Orlah: The First Three Years

It is forbidden to eat the fruit of a tree for the first three years after it is planted. This is known as the prohibition of orlah (see below about the fourth year).10 These laws apply even if the tree is grown in a pot.11

Planting: The definition of planting isn’t limited to planting the seeds of the tree, and in many instances the three-year count would restart when the tree is replanted.12 If the tree was taken from the earth without enough of its original soil to sustain its growth, when it is replanted, the count starts anew. If, however, it did have that much of the original soil with it, it may continue with its original orlah count.13 Additionally, there are times that grafting would cause the count to restart for that branch.14

How to count: The three years are not calculated from the calendar date when the tree was planted (or replanted). In fact, the actual count may be a bit more or less than three years.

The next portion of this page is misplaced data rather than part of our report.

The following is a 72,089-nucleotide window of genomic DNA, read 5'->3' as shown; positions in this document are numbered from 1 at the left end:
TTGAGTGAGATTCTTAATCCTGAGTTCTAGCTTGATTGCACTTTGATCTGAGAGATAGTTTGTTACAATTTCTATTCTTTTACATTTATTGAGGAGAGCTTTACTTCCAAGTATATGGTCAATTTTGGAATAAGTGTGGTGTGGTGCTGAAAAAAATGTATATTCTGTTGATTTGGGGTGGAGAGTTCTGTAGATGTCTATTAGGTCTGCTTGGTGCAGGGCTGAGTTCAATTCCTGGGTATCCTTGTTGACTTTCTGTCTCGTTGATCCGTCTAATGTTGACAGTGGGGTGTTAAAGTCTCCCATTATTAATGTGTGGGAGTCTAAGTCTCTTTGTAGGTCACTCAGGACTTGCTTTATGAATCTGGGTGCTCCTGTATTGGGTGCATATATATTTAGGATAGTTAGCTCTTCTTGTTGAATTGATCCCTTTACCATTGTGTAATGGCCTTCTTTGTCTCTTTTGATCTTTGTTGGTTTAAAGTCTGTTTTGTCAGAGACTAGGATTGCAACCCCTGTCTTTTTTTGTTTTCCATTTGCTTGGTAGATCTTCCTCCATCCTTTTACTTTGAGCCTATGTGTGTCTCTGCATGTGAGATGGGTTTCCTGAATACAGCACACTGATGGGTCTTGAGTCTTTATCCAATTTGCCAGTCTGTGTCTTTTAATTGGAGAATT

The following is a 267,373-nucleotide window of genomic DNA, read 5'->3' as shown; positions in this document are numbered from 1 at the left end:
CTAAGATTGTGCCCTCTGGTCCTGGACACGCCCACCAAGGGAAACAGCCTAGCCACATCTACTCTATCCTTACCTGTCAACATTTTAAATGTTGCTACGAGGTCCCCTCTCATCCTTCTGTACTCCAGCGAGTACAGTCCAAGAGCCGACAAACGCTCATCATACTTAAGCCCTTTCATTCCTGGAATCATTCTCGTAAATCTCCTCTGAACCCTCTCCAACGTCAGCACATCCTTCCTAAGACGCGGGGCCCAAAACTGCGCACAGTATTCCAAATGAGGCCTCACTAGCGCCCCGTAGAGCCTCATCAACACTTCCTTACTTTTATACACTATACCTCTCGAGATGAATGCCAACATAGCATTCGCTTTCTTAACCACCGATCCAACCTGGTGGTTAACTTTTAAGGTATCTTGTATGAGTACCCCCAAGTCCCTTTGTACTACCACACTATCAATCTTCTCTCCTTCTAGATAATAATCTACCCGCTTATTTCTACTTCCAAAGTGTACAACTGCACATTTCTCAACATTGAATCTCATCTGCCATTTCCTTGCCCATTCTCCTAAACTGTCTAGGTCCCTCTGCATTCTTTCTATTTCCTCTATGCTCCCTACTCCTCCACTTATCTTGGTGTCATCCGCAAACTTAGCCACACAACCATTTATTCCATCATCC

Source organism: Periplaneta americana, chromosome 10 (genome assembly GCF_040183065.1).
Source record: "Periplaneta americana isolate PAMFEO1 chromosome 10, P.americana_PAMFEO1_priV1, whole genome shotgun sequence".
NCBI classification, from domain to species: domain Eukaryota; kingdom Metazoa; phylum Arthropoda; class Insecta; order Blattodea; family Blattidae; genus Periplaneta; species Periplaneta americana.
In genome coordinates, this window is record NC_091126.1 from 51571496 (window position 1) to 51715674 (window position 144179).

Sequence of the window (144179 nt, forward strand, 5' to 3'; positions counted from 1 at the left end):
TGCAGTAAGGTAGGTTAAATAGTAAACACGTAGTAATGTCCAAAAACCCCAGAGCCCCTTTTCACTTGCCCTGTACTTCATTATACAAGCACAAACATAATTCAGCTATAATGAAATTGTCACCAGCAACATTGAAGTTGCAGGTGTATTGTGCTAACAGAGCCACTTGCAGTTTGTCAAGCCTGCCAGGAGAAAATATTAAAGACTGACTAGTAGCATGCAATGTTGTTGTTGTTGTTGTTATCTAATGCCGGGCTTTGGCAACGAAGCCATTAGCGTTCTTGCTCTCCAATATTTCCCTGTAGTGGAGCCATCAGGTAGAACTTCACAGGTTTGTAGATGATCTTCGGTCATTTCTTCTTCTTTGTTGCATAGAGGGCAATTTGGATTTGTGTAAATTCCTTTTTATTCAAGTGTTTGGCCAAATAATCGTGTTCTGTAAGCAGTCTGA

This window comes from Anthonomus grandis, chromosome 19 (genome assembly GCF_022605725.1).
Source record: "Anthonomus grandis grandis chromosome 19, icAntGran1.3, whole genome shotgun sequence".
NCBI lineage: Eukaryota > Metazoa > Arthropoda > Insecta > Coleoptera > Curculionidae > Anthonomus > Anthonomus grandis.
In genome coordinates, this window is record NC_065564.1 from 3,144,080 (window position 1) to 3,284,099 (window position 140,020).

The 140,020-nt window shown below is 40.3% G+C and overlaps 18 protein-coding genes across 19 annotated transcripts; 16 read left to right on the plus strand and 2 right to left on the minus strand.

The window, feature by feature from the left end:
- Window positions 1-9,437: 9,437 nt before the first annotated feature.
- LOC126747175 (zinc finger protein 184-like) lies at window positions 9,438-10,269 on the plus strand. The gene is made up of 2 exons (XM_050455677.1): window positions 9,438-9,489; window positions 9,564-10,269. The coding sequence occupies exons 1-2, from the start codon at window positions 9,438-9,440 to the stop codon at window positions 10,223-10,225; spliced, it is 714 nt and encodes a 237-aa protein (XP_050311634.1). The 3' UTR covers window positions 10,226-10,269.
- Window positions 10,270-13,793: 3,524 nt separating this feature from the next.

We start counting the three years from Rosh Hashanah. If a tree was planted 45 days before Rosh Hashanah, i.e., before the 16th day of Av, the tree would enter its second year that Rosh Hashanah. This is because it takes 14 days for it to take root, and thereafter, the 30 remaining days of the year are counted as a full year. We then count two more years from Rosh Hashanah. If however, the tree was planted from the 16th of Av and onward, that part of the year is not counted at all, and we count three years from Rosh Hashanah.15

Although we count the three years from Rosh Hashanah, fruit that ripens before the 15th of Shevat in year number four is still considered to have grown within the three years and is considered orlah.16

Definition of a tree: Orlah only applies to trees. As a general rule, fruit over which the blessing of ha’etz is recited is considered to have grown on a tree. Thus, a banana plant would not be considered a tree, while kiwi plants and grapevines are. (For more on this, see What Is the Blessing on Bananas, Strawberries, Grapes, Berries Etc.? )

Using and eating orlah: Although one is forbidden to eat or even benefit from the fruit (including peels, etc) of orlah, other parts of the tree, even if they are edible, are permitted. Thus, one may eat hearts of palm, even if they are harvested during the first three years of the tree’s life.17

Unlike in Israel, where if there is even a possibility that something is orlah, it is forbidden to be eaten, outside of Israel, it is only forbidden when it is certain that the fruit is orlah.18 Thus, we may buy diaspora-grown fruit in the grocery without worrying that it may have grown during the orlah period.